Ann Telnaes

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Ann Telnaes
Born Ann Carolyn Telnaes
(1960-11-15) November 15, 1960 (age 55)
Stockholm, Sweden
Nationality Swedish/naturalized American
Area(s) Editorial cartoonist
Awards Pulitzer Prize, 2001

Ann Carolyn Telnaes (born November 15, 1960, in Stockholm, Sweden)[1] is an editorial cartoonist. A former animator, her cartoons are easily recognizable for their fluid lines and bright (often spot) colors. Her cartoons tend to be quite liberal in tone and have a special focus on women's issues, such as third world pregnancy and abortion rights. In 2001, she became the second female cartoonist to win the Pulitzer Prize for editorial cartooning.[2]

Unlike many editorial cartoonists, Telnaes does not draw for any one set newspaper. She is syndicated with Cartoonists and Writers Syndicate/New York Times Syndicate, with her work appearing across the United States in such publications as The Washington Post, The Boston Globe, the Chicago Tribune, the Los Angeles Times, Newsday, and the Austin American-Statesman; and internationally in Le Monde and Courrier International.[1] Telnaes also contributes an exclusive weekly cartoon to the nonprofit online news service Women's eNews.[1] Her animated editorial cartoons[3] are featured on The Washington Post's website.


Telnaes earned her B.F.A. at the California Institute of the Arts, specializing in character animation.[1]

Before becoming an editorial cartoonist, she worked for some years in the animation field, most notably with Walt Disney Imagineering.[1] She contributed to such films as The Brave Little Toaster and The Chipmunk Adventure.

Tallness had a solo exhibition at the Great Hall in the Thomas Jefferson Building in 2004.[1]

She is a past vice president of the Association of American Editorial Cartoonists and is a member of the American Newswomen's Club.[1]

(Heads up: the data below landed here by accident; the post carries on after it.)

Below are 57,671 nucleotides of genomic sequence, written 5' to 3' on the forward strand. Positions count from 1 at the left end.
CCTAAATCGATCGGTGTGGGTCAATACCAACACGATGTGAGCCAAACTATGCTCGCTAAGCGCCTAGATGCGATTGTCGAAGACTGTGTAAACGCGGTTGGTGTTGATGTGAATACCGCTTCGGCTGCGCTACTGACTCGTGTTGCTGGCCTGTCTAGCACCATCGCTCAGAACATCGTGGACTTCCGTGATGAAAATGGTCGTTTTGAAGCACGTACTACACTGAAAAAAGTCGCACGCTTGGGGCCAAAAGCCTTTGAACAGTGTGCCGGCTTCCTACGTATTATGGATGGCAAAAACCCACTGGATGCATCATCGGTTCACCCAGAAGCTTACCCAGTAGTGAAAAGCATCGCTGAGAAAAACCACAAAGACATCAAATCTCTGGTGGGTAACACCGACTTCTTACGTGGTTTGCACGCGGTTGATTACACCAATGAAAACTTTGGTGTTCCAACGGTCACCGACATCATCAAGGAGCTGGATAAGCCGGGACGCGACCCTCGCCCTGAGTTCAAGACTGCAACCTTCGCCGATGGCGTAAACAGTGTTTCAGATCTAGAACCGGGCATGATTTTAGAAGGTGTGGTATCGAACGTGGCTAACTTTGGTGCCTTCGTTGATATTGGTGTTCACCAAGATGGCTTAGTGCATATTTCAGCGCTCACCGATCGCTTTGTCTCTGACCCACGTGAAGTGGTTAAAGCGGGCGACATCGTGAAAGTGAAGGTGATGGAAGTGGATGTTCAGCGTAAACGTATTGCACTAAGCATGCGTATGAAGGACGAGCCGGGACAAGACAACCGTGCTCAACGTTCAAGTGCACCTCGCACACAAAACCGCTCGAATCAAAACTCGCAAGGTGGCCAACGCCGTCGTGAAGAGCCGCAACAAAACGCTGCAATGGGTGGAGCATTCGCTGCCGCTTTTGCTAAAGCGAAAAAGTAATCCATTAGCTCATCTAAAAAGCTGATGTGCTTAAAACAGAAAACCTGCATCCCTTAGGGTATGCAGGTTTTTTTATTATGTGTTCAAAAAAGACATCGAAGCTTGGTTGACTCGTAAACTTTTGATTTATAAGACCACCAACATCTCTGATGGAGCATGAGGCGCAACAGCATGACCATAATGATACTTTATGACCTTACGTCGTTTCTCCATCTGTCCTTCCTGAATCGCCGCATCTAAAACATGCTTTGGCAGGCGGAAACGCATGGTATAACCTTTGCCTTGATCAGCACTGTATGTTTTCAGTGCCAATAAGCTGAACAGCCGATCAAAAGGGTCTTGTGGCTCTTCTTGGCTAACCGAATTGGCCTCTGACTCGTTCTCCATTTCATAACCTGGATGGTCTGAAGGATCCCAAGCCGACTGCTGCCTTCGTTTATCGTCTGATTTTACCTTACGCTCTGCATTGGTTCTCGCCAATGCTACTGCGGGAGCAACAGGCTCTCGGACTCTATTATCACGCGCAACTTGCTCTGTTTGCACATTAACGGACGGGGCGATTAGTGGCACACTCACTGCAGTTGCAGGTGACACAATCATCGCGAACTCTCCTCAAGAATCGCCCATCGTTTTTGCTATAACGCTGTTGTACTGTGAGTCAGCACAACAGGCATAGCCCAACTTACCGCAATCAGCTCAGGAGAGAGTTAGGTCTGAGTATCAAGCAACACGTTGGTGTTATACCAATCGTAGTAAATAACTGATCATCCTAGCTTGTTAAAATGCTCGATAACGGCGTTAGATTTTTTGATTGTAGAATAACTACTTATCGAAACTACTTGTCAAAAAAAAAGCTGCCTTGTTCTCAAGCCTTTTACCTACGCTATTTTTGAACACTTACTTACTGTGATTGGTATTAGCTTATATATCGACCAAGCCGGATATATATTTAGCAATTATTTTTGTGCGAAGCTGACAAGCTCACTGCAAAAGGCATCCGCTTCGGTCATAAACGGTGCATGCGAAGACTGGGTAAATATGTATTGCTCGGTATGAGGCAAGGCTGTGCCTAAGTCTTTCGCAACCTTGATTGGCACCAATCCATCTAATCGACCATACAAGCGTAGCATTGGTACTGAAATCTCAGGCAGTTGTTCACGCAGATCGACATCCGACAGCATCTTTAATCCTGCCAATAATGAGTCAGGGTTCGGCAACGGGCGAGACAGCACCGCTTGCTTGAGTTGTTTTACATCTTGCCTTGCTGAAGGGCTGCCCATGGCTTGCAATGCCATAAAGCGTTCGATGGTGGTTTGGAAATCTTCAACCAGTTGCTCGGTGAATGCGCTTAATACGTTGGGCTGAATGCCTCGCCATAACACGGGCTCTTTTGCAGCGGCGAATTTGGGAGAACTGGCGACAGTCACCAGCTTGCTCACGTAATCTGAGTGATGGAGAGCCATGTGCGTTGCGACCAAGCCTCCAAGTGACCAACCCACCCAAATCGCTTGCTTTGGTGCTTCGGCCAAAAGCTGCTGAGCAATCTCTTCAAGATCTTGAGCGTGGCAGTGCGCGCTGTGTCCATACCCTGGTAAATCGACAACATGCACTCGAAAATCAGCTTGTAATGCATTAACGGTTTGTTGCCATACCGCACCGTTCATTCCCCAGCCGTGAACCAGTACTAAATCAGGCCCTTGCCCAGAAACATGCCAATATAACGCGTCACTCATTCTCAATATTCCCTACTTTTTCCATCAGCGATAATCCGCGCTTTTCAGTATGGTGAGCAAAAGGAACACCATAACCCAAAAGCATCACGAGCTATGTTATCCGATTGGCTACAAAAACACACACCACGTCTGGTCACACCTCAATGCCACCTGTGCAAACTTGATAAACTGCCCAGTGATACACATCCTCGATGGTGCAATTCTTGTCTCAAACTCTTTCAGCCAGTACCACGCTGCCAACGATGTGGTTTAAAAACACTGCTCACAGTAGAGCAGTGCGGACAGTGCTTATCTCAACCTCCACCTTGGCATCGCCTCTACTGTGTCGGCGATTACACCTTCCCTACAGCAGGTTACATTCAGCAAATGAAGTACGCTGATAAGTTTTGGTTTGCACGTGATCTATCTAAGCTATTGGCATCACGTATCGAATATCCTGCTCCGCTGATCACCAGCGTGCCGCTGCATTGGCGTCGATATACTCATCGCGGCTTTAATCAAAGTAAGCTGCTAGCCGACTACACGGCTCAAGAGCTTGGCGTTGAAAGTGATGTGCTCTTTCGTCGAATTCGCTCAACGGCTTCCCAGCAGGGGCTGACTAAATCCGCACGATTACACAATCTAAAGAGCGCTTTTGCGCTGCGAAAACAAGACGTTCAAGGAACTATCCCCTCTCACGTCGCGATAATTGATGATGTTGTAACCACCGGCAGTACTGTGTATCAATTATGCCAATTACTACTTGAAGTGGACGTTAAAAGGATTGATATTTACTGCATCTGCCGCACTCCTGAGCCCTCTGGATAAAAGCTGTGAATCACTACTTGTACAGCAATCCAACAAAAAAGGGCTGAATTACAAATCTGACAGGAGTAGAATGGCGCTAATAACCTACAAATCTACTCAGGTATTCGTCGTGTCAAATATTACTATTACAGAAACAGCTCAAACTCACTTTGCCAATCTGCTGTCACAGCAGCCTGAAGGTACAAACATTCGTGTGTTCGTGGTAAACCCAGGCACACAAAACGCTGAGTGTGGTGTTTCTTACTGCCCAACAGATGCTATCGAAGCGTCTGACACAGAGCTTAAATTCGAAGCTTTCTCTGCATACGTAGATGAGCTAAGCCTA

Personal life[edit]

Telnaes is married to David Lloyd and lives in Washington, D.C.[1]

Ted Cruz children controversy[edit]

In December 2015, Telnaes created an animated political cartoon that responded to an ad for the presidential campaign of U.S. Senator Ted Cruz, in which his 5- and 7-year old daughters appeared. The older daughter spoke in the ad, reading a line from a book called "The Grinch Who Lost Her Emails" in which she referenced the Grinch's use of a private email server — an obvious reference to the Hillary Clinton email controversy.[4] In her cartoon, Telnaes portrayed the daughters of the Hispanic senator as monkeys on leashes, with Cruz holding the leashes and grinding an organ.[5] In response to complaints, Telnaes then posted a comment that the Cruz children were "fair game" for her cartoon because "Ted Cruz uses his children as political props."[6] Washington Post editor Fred Hiatt eventually retracted and deleted the cartoon and replaced it with the statement that "It's generally been the policy of our editorial section to leave children out of it. I failed to look at this cartoon before it was published. I understand why Ann thought an exception to the policy was warranted in this case, but I do not agree."[7] Telnaes' "fair game" comment was also deleted.

In response to Hiatt, Telnaes tweeted "Ted Cruz has put his children in a political ad — don't start screaming when editorial cartoonists draw them as well," and retweeted a link to an article titled, "Organ Grinders and Their Monkeys Once Entertained on DC Sidewalks."[8][9]



  • Humor's Edge (Pomegranate Press/Library of Congress, 2004)
  • Dick: An Editorial Cartoon Collection (Ann Telnaes, 2006) ISBN 978-0977328413


  1. ^ a b c d e f g h i "PMC 2005 Contest". Population Media Center. 2004. Archived from the original on 2007-10-09. Retrieved 2007-06-21. 
  2. ^ "Pulitzer-prize winning cartoons (Humor's Edge: Cartoons by Ann Telnaes, Library of Congress)". Library of Congress. 2004-06-22. Archived from the original on 28 June 2007. Retrieved 2007-06-21. 
  3. ^ "Background about Ann Telnaes," Cartoonist Group website. Accessed Dec. 26, 2015.
  4. ^ "Ted Cruz Fights Political Cartoon Featuring His Daughters" – via ABC News. 
  5. ^ "Cruz Fires Back at 'Classy' WaPo Cartoonist Who Depicted Candidate's Children". Retrieved 2015-12-22. 
  6. ^ Jackson, Hallie; Austin, Henry (2015-12-23). "Ted Cruz: Cartoon of Daughters 'Has No Place in Politics'". NBC News. Retrieved 2015-12-23. 
  7. ^ J. D. Durkin. "Ted Cruz uses his kids as political props (updated with statement)". Retrieved 2015-12-22. 
  8. ^ "Washington Post pulls cartoon depicting Ted Cruz's daughters as trained monkeys," Fox News website (Dec. 23, 2015).
  9. ^ "Twitter site for Ann Telnaes". Retrieved 2015-12-24. 

External links[edit]